Winemakers Selection Chardonnay 2017, $35: This comes from a cool climate vineyard in Orange and was matured in French oak for 7 months. It has a creamy mouthfeel and subtle nutty flavour yet is still fresh and zesty. Chardonnay is generally a winner with me and this one is very appealing.

Audrey Series Rosé 2020, $23: A dark ruby colour and refreshingly dry finish. Vibrant with strawberry notes, it’s a bit of a fruit salad – made from Hunter Valley Shiraz, Merlot and Tempranillo.

Audrey Series The Lighthorseman 2018, $25: A blend of Cabernet Sauvignon, Merlot and Shiraz from around NSW, this slipped down a treat with pretty well everyone in our group.

Audrey Series Shiraz 2018, $25: Medium-bodied Hunter Shiraz with cherry and raspberry notes, some savoury/earthiness and hints of spice.

Winemakers Selection Moscato 2019, $30: Gentle strawberry notes and a slight spritz. Try it with dessert or charcuterie.

Winemaker’s Selection Dessert Semillon 2017, $30: This wasn’t part of the standard tasting but we found the staff very tuned into our interests and we were offered a taste anyway. It comes from the historic Audrey Wilkinson Vineyard and is sublime. Yes, we’ll have a bottle of that too please…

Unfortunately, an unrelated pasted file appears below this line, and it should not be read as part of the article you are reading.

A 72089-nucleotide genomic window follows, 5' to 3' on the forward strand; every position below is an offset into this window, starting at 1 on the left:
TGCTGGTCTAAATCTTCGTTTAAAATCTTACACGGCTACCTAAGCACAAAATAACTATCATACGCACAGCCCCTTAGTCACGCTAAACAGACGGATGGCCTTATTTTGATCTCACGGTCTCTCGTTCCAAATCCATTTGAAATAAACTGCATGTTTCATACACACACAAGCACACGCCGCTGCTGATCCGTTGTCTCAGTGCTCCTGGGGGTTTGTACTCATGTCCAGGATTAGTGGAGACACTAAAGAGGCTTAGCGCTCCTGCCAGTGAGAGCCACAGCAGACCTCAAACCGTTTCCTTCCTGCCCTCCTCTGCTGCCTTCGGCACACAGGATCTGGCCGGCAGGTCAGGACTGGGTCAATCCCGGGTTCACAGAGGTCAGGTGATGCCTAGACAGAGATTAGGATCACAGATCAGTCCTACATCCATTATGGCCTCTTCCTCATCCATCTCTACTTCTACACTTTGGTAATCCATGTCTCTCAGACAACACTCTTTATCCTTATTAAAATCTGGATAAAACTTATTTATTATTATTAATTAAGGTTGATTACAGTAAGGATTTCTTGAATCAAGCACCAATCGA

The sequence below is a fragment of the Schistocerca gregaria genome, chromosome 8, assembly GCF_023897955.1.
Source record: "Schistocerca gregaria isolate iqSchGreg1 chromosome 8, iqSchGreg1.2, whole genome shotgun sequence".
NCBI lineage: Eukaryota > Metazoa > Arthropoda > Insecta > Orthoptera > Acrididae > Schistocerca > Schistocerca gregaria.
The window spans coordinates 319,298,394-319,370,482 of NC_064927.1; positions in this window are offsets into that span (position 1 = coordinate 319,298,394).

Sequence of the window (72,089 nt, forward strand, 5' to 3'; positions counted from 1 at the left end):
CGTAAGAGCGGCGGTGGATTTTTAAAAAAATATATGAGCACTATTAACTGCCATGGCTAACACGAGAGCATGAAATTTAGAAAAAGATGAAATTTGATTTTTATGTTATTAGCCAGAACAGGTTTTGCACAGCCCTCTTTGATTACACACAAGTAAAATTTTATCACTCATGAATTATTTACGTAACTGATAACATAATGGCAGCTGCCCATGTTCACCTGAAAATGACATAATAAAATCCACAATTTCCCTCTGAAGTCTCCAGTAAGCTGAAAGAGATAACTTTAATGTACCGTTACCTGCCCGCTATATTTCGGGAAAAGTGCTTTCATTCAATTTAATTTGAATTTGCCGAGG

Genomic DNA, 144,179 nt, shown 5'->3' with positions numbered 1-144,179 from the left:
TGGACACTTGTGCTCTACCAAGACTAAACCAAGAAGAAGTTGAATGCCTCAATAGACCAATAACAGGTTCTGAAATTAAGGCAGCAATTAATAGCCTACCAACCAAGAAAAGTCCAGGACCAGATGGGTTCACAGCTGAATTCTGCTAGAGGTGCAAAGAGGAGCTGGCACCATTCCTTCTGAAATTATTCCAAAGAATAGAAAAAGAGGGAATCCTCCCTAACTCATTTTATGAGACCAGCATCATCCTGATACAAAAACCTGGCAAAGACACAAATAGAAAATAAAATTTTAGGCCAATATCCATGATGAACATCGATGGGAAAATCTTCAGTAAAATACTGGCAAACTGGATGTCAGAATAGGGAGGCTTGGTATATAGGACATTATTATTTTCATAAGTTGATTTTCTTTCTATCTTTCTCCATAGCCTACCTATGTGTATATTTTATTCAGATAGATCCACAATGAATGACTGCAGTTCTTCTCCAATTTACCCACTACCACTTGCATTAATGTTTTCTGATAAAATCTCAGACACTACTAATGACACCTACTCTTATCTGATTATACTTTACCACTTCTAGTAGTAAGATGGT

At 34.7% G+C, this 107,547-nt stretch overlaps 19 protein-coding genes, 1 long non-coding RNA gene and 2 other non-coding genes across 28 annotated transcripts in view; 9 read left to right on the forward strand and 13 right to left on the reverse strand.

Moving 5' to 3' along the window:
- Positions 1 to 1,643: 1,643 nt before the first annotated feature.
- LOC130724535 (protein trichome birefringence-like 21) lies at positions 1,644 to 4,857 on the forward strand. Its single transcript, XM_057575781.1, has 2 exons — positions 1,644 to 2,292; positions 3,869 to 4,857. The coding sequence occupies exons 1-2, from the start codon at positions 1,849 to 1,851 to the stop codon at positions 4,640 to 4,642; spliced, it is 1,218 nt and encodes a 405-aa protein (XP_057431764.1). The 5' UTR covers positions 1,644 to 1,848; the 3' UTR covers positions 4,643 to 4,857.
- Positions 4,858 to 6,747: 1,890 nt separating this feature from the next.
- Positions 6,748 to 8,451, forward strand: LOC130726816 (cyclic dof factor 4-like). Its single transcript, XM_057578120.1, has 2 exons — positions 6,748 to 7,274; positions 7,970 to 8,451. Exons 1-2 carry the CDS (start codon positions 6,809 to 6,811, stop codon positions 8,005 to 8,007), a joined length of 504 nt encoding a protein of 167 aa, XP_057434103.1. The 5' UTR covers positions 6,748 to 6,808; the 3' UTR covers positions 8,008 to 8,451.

Audrey Wilkinson Vin De Vie NV
Audrey Wilkinson Vin De Vie NV

We also picked up a bottle of Vin De Vie NV, $45 (or $70 gift boxed), which we didn’t taste at the cellar door but couldn’t resist. It looks so stylish! We’ve tasted it at home since and are super impressed. It’s made from Muscat grapes grown just in front of the cellar door and is fortified with brandy before being cellared in old French oak barrels. It’s smooth with a subtle sweetness without being cloying, making it the perfect after-dinner drink.

We arrived at the cellar door just as a helicopter was taking off with guests who had done a tasting. Others were picnicking on the grass overlooking the vineyard. It’s a tough life.

If you go:

Audrey Wilkinson Vineyard
750 De Beyers Road,
Pokolbin (Hunter Valley) NSW 2320
Tel: +61 (0)2 4998 1866

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1 Comment

  • We loved our visit to this vineyard. The mix of history, a very thoughtful and informative presentation of the wines we tasted, the wines themselves and the lovely setting made this a great day out. The cottages look lovely and I would like to go back for a holiday !